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Anderson is well and truly back

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WRECKER-IN-CHIEF: Jimmy Anderson did the most damage, scalping four.
WRECKER-IN-CHIEF: Jimmy Anderson did the most damage, scalping four.

Special Correspondent

Bristol: Jimmy has come through some terrible times. Dips in form or the dreaded stress fracture of the lower back, he has survived them all.

It was the Indians who could not quite survive when James Anderson moved the ball at a lively pace under lights at the Rose Bowl. Yes, Jimmy can swing em’, swinging matches in the process.

Steve Harmison’s retirement from the ODIs, the fitness concerns of Matthew Hoggard and Ryan Sidebottom and the prolonged absence of Simon Jones, facing a severe career crisis, have meant that more focus is on Anderson.

And the Lancashire bowler likes the sight of the Indian batsmen. It was Anderson’s movement that played a large role in England levelling the three-Test series in India in 2005-2006. The right-arm paceman dented the host line-up in the final Test in Mumbai.

More recently, he almost bowled England to a victory in the first Test at Lord’s and walked away with the Player of the series award (for Tests), along with Zaheer Khan.

Anderson’s ODI statistics reflect his ability to influence matches. The paceman has 103 scalps in 70 ODIs – Gautam Gambhir was his 100th victim – at a commendable strike-rate of 33.9. He has been expensive on occasions – Anderson does have a tendency to spray the ball around when his mind and body are not in harmony – yet the paceman’s economy rate is a reasonable 4.77. He is still only 25. Importantly, Anderson has seven four-wicket hauls, the best among them being his four for 23 at the Rose Bowl on Tuesday.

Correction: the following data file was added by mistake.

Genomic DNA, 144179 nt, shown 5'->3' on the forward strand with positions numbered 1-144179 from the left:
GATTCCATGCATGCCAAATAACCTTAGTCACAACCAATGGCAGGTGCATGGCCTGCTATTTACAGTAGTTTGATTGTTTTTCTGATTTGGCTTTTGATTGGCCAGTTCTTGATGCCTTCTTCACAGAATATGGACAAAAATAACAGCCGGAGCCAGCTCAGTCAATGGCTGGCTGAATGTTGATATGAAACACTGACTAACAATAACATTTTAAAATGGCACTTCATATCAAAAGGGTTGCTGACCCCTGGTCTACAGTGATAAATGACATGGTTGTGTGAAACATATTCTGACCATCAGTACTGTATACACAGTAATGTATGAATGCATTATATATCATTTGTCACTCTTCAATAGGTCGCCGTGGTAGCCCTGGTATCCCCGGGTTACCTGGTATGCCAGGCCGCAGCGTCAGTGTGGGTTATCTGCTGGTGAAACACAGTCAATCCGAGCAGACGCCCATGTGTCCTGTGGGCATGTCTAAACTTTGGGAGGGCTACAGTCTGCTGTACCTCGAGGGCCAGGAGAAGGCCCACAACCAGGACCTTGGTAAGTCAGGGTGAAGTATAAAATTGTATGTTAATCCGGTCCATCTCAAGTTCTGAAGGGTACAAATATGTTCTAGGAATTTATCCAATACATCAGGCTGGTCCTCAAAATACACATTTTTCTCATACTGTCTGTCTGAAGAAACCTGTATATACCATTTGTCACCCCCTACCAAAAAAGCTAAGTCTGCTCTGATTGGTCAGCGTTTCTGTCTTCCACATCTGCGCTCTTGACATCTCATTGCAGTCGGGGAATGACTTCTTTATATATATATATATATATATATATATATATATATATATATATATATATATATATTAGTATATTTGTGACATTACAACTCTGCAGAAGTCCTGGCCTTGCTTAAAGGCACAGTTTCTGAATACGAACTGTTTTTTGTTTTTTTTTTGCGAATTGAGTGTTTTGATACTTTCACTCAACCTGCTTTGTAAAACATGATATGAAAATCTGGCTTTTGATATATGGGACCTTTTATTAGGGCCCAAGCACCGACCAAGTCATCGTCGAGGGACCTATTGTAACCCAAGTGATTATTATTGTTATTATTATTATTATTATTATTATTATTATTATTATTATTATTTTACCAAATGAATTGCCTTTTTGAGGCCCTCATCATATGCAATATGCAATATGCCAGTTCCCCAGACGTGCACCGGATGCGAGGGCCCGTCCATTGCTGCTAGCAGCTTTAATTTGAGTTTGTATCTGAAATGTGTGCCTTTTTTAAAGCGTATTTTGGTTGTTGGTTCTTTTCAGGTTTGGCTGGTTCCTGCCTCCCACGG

He pitches the ball up releasing from close to the stumps, lures batsmen into the front-footed drives and then snares them with away deviation. He also uses the crease well while angling the ball across the left-handers.

Miserly spell

Anderson came into prominence during England’s 2002-2003 tour of Australia, sending down an astonishing 10 over spell for just 12 runs for a wicket against the Aussies in Adelaide; his effort included six maidens against a bunch of batsmen who can strike the ball a long way.

He was in his element in the 2003 World Cup in Southern Africa, ambushing New Zealand and Pakistan with four-wicket hauls. Soon Anderson was haunted by loss of form and injuries.

Jimmy is well and truly back.

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